ABC-TV president Frederick S. Pierce yesterday called the current campaign of the American Medical Association (AMA) to lure sponsors away from violent TV shows a "regrettable action" and a "blanket condemnation based on incomplete and misleading data."

Earlier this month AMA president Richard Palmer wrote to 10 U.S. corporations, including General Motors, Sears and Eastman Kodak, asking them to reconsider placing commercials on TV programs with a high violence level. Palmer said at the time, "If the programming a child is exposed to consists largely of violent content, then his perceptions of the real world may be significantly distorted."

In a letter to Palmer released yesterday, Pierce dismisses as "untrue" and "unwarranted" the AMA's charge that TV programming is dominated by violent shows.

"The facts are," Pierce wrote, "that programs which may includes incidents of violence represent a diminishing percentage of ABC's overall primetime schedule."

Pierce criticized the rankings of violent TV shows and sponsors devised by the national Citizens Committee for Broadcasting (NCCb) and used by the AMA. Pierce said the study equates comic violence with serious violence and that a friendly shove given Donny by Marie on the "Donny and Marie" comedy show counted the same as "a murder scene in a theatrical movie on television."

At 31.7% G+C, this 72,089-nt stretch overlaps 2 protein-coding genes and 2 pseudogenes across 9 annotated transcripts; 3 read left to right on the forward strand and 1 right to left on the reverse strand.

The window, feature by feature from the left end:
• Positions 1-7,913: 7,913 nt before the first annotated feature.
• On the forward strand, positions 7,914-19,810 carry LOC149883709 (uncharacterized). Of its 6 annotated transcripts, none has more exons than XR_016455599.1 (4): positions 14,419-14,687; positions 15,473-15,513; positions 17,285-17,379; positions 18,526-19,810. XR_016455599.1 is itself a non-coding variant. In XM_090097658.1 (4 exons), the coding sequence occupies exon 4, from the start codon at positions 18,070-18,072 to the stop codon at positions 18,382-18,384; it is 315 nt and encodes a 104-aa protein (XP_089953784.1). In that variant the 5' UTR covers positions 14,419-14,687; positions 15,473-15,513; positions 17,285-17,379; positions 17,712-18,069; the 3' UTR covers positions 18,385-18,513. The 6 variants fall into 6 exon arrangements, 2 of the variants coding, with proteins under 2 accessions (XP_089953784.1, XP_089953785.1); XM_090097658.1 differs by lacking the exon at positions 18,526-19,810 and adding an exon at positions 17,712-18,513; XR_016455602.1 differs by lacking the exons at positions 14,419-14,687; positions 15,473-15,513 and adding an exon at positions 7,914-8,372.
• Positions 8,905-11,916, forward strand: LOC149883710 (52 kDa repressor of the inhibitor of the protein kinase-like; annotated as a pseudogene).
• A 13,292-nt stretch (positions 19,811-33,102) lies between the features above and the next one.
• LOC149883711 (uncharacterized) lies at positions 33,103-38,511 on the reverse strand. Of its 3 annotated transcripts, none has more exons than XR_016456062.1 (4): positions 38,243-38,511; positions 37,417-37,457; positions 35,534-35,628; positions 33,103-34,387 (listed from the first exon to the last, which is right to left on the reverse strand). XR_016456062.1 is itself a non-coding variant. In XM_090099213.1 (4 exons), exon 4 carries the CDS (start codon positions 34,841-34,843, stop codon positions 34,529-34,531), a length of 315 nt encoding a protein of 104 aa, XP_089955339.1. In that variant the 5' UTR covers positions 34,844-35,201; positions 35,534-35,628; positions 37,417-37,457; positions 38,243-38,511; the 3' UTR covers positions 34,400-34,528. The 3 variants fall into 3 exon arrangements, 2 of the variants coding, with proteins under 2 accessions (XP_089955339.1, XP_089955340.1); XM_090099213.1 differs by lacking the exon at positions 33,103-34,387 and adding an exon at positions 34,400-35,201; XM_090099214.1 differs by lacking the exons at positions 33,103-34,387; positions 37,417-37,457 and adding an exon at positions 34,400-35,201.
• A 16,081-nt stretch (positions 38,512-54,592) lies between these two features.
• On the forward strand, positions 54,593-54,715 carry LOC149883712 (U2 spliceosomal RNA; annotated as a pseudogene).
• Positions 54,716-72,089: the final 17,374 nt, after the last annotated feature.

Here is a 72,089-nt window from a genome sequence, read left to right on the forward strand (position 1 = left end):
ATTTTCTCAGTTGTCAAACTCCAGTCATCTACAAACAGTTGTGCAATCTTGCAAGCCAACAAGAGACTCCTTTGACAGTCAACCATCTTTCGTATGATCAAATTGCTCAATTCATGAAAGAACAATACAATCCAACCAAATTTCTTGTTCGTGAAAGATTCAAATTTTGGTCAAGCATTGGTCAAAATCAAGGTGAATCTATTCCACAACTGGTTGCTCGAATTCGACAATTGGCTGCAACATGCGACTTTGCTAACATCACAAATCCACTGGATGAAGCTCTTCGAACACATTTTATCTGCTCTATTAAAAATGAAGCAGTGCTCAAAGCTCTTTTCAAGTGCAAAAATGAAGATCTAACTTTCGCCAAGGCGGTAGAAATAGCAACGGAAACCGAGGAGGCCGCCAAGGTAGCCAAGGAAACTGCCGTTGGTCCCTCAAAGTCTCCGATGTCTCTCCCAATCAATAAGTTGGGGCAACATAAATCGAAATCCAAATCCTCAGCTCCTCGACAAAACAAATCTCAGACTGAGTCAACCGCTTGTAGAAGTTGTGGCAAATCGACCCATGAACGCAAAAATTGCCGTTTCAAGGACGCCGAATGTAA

Palmer had not yet received the letter yesterday and could not be reached for comment, but an AMA spokesman in Chicago said Pierce was wrong about the violence rankings. The NCCB used two different definitions of violence in making its survey. One definition included comic violence and the other did not. The results of using both definitions varied little.

"They use that argument each time and it's not valid," the AMA spokesman said.

Another representative of the TV industry staged a counterattack against mounting criticism of TV violence earlier this week in Los Angeles. Van Gordon Sauter, chief censor at CBS, called antiviolence activitists "righteous individuals" and "elitists" during public hearings on TV violence held by the National Parent-Teachers Association.

The activists mistakenly assume, Sauter said, that "viewers are rally incapable of determining what is good for them and their society and thus need th non-solicited intervention of those with greater vision."

National PTA vice president Grace Baisinger said, nevertheless, her group is going to formulate an "action plan" to deal with increased TV violence. Asked if that plan might include urging consumers to boycott the sponsors of violent shows, Baisinger replied, "At this time, we wouldn't exclude anything."